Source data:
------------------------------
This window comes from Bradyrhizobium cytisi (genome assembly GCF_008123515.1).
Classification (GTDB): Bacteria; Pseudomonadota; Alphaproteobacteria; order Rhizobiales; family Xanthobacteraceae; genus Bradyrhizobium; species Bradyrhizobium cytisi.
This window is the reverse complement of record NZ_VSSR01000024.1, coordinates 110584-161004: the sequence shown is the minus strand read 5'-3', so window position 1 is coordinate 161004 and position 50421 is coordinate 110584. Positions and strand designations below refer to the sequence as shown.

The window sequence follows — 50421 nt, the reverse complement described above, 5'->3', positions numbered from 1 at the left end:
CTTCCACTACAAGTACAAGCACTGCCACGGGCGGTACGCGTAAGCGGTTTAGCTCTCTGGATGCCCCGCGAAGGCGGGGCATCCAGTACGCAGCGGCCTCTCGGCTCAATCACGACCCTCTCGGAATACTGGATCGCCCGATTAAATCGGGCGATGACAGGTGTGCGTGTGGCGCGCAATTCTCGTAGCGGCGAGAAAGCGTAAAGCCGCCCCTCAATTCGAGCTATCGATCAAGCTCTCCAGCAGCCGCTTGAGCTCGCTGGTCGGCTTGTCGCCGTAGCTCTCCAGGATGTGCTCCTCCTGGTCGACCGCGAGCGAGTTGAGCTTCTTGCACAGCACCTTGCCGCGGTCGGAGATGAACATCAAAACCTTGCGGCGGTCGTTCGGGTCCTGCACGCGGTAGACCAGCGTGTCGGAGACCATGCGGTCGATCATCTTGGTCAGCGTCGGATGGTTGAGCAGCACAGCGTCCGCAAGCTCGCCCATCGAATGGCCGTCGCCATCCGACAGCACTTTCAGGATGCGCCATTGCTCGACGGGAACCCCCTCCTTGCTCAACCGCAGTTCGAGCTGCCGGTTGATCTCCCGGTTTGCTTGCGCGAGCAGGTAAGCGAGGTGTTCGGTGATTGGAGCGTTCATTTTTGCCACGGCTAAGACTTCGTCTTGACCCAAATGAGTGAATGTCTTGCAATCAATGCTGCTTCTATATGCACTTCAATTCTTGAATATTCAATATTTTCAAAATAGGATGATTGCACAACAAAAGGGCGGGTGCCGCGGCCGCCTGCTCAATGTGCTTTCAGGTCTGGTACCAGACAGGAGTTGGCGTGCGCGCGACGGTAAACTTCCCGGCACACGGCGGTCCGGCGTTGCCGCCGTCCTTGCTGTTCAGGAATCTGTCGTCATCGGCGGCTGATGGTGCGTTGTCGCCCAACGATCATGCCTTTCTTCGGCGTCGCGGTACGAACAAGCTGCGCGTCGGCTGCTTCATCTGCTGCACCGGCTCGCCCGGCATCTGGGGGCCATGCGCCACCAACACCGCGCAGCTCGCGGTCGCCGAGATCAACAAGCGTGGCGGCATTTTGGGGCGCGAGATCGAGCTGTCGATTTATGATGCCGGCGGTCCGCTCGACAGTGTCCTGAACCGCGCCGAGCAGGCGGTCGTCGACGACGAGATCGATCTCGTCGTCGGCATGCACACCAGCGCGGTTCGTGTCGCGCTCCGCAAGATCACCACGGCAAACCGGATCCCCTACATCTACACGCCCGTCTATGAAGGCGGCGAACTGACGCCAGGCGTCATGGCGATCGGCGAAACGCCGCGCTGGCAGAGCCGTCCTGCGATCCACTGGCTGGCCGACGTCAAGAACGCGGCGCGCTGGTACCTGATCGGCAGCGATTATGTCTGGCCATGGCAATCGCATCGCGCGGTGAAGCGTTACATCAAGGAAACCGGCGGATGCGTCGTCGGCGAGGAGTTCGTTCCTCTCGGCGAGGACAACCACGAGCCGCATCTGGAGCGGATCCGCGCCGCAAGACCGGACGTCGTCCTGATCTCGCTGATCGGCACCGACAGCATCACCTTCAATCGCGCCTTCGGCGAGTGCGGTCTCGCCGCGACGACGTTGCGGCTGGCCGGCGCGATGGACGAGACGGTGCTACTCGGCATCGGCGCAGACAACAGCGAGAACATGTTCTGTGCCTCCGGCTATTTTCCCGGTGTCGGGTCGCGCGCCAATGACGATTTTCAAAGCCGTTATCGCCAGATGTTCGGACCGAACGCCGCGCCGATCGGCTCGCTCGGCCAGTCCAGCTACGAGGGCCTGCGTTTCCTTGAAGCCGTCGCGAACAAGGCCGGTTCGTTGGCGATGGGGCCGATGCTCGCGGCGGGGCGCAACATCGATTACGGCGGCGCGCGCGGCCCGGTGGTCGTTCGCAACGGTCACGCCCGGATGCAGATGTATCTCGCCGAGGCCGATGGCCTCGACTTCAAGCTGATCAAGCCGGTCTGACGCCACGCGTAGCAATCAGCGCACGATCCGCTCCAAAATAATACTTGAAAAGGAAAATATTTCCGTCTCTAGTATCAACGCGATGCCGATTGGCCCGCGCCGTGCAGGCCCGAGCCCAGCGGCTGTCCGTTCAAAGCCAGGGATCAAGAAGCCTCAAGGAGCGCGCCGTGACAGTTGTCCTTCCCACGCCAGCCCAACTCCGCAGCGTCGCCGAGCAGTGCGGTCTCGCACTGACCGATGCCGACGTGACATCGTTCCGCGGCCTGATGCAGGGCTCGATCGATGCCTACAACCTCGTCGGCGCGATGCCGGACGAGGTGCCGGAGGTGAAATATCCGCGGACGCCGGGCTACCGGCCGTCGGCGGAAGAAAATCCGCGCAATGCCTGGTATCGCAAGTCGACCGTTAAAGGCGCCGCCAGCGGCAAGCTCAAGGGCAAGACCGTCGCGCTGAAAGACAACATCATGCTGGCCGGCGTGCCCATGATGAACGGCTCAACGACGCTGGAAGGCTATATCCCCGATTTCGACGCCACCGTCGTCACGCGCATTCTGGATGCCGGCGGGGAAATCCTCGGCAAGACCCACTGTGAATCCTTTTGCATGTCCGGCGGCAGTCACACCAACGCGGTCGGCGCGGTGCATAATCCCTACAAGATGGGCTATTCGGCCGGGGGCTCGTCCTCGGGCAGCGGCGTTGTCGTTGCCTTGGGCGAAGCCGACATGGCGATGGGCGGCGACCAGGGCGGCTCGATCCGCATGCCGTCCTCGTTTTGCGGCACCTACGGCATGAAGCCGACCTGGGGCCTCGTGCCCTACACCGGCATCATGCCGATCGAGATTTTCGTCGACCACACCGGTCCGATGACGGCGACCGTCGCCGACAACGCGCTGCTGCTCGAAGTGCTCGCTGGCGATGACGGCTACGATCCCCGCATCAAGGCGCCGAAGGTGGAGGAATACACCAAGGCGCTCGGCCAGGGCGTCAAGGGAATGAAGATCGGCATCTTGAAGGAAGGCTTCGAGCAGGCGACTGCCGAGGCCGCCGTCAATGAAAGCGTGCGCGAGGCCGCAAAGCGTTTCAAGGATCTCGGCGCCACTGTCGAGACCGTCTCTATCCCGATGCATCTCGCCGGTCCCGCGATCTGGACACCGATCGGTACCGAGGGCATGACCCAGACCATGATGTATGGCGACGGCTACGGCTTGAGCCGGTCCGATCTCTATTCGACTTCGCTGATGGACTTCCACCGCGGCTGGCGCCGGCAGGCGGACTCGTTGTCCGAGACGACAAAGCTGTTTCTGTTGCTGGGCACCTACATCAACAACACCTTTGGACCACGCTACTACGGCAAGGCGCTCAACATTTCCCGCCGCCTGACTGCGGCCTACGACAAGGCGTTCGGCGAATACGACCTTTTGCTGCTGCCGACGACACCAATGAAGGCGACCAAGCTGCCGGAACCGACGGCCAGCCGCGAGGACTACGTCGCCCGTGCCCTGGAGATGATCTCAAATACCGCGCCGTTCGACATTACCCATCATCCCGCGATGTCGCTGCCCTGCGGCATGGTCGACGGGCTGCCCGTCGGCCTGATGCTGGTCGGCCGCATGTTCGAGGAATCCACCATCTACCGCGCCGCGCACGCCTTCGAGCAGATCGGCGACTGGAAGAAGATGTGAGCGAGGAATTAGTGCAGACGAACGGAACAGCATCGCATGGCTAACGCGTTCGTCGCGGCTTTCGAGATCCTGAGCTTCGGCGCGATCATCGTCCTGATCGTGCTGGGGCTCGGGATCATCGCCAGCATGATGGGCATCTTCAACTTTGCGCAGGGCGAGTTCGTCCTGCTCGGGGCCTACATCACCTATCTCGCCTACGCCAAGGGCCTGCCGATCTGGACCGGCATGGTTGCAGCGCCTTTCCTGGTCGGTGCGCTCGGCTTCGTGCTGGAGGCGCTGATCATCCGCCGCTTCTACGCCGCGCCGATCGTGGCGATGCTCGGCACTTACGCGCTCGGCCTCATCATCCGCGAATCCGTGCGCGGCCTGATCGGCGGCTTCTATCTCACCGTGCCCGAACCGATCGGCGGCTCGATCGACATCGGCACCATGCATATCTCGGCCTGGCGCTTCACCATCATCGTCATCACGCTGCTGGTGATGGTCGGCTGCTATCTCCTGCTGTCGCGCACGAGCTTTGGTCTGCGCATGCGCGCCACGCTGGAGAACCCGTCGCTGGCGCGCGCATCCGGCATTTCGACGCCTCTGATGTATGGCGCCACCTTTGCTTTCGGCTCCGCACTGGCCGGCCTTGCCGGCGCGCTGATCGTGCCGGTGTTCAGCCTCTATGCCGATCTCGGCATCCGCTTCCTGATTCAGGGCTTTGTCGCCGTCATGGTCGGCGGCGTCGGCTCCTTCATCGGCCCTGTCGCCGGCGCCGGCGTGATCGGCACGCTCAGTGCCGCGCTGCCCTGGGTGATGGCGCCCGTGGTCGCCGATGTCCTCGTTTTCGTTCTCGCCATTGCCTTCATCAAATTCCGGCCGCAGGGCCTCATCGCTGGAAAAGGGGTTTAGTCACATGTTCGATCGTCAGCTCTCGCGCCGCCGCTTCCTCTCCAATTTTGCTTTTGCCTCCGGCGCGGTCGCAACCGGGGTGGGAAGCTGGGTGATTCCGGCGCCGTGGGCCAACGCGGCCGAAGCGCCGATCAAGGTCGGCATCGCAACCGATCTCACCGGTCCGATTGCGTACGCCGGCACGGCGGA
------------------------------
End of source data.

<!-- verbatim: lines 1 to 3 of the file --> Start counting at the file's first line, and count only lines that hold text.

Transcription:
This window comes from Bradyrhizobium cytisi (genome assembly GCF_008123515.1).
Classification (GTDB): Bacteria; Pseudomonadota; Alphaproteobacteria; order Rhizobiales; family Xanthobacteraceae; genus Bradyrhizobium; species Bradyrhizobium cytisi.
This window is the reverse complement of record NZ_VSSR01000024.1, coordinates 110584-161004: the sequence shown is the minus strand read 5'-3', so window position 1 is coordinate 161004 and position 50421 is coordinate 110584. Positions and strand designations below refer to the sequence as shown.